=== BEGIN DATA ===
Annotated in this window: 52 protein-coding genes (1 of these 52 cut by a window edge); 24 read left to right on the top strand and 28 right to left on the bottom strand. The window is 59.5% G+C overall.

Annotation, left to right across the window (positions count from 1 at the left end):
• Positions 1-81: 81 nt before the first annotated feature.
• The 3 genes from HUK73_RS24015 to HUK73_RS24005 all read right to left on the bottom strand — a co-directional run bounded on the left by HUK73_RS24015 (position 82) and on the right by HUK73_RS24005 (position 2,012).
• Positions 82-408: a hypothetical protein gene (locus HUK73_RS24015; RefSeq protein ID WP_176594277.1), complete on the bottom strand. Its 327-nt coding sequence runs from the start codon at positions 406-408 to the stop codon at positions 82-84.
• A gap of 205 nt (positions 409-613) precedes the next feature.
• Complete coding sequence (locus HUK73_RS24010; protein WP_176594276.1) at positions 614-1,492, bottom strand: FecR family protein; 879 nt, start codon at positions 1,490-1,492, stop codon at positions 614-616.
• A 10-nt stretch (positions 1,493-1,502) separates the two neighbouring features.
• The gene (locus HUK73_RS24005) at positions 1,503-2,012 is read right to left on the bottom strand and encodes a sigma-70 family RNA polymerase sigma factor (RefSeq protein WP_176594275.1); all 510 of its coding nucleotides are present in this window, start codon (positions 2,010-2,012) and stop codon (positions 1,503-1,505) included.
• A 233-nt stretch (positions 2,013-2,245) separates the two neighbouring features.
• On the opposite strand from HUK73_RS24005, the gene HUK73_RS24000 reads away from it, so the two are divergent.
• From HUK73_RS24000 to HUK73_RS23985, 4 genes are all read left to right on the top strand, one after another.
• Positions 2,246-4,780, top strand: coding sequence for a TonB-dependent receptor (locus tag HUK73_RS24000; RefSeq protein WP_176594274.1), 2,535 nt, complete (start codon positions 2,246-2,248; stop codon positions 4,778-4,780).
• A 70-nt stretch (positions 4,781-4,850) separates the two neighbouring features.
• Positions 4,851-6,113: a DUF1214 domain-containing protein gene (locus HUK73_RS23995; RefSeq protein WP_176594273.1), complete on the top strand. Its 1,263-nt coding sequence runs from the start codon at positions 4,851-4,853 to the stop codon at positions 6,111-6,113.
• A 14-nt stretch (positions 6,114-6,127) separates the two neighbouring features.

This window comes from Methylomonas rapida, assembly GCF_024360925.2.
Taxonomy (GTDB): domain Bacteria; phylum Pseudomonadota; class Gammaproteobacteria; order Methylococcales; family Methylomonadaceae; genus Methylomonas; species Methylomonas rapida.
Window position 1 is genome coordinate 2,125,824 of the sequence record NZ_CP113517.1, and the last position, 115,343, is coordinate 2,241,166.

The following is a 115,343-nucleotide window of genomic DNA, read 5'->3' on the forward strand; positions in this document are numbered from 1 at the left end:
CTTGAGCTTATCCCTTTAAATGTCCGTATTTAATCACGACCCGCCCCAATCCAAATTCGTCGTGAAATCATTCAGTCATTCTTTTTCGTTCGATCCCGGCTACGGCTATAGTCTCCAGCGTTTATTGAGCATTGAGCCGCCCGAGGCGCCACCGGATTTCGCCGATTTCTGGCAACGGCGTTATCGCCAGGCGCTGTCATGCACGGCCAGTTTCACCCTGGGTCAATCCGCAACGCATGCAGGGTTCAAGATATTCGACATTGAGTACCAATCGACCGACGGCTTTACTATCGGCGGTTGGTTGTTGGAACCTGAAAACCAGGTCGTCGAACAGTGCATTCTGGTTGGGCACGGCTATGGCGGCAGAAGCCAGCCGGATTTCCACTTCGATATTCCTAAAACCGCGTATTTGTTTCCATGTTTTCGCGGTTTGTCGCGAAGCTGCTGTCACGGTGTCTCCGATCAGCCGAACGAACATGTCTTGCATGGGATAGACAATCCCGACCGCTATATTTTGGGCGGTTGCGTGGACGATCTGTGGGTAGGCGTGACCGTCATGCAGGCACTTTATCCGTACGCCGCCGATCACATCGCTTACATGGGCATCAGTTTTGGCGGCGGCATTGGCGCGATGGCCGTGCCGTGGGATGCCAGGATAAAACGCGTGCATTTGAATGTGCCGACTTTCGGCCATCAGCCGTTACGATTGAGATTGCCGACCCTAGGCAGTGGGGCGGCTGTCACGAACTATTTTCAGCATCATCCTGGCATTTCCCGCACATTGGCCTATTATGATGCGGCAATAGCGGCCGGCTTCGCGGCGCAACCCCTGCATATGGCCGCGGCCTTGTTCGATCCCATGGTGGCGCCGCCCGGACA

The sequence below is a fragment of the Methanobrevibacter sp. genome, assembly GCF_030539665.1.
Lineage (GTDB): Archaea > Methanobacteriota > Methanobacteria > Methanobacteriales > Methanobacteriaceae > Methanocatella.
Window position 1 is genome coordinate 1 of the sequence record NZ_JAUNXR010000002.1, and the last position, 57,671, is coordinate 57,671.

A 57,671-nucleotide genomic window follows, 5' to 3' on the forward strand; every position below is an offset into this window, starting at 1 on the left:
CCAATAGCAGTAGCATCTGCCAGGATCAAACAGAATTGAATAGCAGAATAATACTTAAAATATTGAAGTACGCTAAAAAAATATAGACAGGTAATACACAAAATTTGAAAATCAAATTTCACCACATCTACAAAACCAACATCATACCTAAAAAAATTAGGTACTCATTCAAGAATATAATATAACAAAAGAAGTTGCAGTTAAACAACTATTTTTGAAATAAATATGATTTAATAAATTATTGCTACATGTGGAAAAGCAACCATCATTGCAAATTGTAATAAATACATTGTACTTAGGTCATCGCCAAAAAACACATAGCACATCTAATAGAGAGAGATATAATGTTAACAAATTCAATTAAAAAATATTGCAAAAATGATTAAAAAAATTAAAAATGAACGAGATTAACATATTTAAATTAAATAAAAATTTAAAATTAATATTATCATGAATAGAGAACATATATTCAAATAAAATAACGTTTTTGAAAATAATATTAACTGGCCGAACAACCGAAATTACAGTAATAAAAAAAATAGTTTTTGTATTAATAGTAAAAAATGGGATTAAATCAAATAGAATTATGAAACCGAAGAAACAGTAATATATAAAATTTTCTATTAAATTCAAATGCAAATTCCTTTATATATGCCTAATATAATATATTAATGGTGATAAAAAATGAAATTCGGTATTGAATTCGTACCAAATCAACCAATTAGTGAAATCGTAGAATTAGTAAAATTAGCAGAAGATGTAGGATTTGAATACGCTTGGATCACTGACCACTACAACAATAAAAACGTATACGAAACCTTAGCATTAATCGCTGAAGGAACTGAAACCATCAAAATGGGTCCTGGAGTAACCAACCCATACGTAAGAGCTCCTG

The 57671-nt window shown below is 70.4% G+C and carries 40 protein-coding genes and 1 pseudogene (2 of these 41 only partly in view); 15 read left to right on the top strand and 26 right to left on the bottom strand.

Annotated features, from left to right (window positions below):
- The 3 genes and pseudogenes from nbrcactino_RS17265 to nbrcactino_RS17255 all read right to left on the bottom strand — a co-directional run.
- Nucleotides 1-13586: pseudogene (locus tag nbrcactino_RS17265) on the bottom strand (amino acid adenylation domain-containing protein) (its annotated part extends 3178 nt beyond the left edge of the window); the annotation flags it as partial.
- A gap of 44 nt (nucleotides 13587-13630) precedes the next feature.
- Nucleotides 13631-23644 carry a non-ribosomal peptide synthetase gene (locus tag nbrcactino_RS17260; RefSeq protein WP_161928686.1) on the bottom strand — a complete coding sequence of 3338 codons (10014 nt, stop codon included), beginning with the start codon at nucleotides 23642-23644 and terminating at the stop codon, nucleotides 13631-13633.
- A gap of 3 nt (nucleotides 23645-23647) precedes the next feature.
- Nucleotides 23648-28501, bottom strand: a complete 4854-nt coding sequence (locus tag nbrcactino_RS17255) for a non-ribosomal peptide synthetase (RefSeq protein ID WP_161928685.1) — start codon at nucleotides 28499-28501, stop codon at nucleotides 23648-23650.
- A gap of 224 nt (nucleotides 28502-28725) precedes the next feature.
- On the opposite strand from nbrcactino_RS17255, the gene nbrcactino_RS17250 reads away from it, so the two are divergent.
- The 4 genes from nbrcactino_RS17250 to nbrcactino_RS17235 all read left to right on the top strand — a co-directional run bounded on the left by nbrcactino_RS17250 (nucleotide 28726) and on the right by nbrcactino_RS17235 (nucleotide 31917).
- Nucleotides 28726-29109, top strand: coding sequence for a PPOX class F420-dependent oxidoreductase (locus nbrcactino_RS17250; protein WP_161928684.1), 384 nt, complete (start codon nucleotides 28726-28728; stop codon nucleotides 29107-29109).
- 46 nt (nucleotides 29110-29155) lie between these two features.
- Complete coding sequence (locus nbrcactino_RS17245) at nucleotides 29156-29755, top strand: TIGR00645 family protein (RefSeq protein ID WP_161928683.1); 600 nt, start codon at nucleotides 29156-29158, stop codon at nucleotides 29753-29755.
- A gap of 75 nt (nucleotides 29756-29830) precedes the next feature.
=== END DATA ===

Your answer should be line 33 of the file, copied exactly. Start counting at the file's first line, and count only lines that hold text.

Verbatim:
- A gap of 3 nt (nucleotides 23645-23647) precedes the next feature.